Tag Archives: Embedded Resources

Output embedded resources into Razor views

In relation to my ASP.NET MVC Areas in separate projects thing I needed to share some tiny bits of javascript and css between pages in this separate project. Could probably be solved better by looking into the bundling stuff, but as a quick fix I decided to just compile the javascript and css files into the assembly and output them raw into my views. Quick and simple.

  1. Set the Build Action of your js and css file to Embedded Resource
  2. Add this extension method to a static class.
    public static IHtmlString RawResource(this HtmlHelper html, Type type, string resourceName)
    {
        using (var s = type.Assembly.GetManifestResourceStream(resourceName) ?? new MemoryStream())
        using (var r = new StreamReader(s))
        {
            s.Position = 0;
            return new HtmlString(r.ReadToEnd());
        }
    }
  3. Make sure the extension method is available in your view
    @using The.Namespace.Of.My.Static.Class
  4. Use the method in your view
    <script type="text/javascript">
        @Html.RawResource(typeof(AnyClassInAssembyOfEmbeddedResource), "Default.Namespace.Of.Project.Resources.file.js");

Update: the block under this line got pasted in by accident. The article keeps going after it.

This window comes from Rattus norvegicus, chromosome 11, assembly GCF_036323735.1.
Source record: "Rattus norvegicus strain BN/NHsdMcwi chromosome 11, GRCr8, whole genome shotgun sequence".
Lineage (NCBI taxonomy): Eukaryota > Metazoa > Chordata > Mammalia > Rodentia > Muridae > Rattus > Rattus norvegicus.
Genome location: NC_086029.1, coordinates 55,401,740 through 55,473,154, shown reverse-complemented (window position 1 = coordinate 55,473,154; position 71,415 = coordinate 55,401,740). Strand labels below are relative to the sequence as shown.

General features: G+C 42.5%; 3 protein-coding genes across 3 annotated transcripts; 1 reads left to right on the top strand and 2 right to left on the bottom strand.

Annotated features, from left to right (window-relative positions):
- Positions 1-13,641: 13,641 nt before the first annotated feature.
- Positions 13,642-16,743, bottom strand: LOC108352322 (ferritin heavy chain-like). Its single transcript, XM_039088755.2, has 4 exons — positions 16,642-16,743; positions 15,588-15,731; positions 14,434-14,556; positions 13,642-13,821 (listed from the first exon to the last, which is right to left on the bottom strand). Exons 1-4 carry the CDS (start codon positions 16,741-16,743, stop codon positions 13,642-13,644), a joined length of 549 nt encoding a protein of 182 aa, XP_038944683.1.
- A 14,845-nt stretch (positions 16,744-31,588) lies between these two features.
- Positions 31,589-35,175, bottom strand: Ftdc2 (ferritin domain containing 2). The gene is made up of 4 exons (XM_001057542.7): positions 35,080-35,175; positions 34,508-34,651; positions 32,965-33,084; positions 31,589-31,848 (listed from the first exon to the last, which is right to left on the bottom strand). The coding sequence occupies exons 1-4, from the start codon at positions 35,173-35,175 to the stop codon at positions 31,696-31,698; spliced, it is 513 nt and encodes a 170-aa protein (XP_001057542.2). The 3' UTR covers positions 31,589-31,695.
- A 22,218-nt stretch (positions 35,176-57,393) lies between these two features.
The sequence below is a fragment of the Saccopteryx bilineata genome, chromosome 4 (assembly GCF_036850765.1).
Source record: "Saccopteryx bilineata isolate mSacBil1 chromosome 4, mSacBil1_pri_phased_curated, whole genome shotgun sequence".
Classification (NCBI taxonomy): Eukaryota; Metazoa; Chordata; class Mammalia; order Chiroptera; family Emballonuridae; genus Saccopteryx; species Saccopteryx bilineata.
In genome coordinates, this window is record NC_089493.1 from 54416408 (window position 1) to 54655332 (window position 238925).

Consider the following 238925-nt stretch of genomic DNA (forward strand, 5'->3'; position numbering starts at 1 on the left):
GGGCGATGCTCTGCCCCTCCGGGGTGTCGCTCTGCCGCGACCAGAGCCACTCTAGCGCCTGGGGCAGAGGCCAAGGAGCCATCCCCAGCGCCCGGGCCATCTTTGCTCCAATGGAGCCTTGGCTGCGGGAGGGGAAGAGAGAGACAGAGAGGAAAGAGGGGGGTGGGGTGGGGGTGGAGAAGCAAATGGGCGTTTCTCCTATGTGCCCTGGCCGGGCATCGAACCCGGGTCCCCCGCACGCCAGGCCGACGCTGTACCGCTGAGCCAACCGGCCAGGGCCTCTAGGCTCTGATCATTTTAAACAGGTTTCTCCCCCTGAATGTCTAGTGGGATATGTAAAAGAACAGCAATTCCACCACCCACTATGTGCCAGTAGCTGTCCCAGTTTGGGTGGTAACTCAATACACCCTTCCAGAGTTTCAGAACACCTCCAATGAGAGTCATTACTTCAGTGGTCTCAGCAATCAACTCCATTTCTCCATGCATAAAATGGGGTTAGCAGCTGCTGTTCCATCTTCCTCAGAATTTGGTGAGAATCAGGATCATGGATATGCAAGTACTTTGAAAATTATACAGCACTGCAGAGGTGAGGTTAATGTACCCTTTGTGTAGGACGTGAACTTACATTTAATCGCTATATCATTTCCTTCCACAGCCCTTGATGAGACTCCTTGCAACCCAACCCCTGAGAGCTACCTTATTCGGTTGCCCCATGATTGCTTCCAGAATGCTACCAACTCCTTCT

</script>

    <style type="text/css">
        @Html.RawResource(typeof(AnyClassInAssembyOfEmbeddedResource), "Default.Namespace.Of.Project.Resources.file.min.css")
    </style>

Easy peasy. And slightly hackish and ugly… let me know if you have smoother, cleaner bundling approach 😉

If you’re having problems figuring out the right name of your embedded resource, see my post on how to use embedded resources for how to list them all out.

C#: How to use assembly embedded resources

After some digging around, I found that it actually wasn’t that difficult at all.

Getting it in

Putting something in an assembly as an embedded resource is pretty easy. At least if you are using Visual Studio. Just add the file to your project, click on it, and then under Properties set Build Action to Embedded Resource. And thats it!

Getting it out

Lets say we want an image called hello.png in a folder called Wopdidoo as a Stream.

If we are executing code in the same assembly, we can do as follows:

Assembly assembly = Assembly.GetExecutingAssembly();
Stream imageStream = assembly
    .GetManifestResourceStream("DefaultNameSpaceOfAssembly.Wopdidoo.hello.png");

If you are not executing code in the same assembly you just have to get that assembly reference in a different way. I often use Assembly.GetAssembly(typeof(T)), where T is some type you know exists in the same assembly as the file you want. The rest is the same.

As far as I know, you use the stream as any other stream. Not sure if it is writable though? Probably not… let me know if you have some brilliant clues on that matter 🙂

❓ Remember to Dispose it when you are done.

Finding it

I sometimes find it a bit difficult to figure out that string which identifies the resource. I then often use the following code to “find” it:

foreach (string s in assembly.GetManifestResourceNames())
    System.Diagnostics.Debug.WriteLine(s);

It basically just scans through all the resource names and prints them out to the debug console 🙂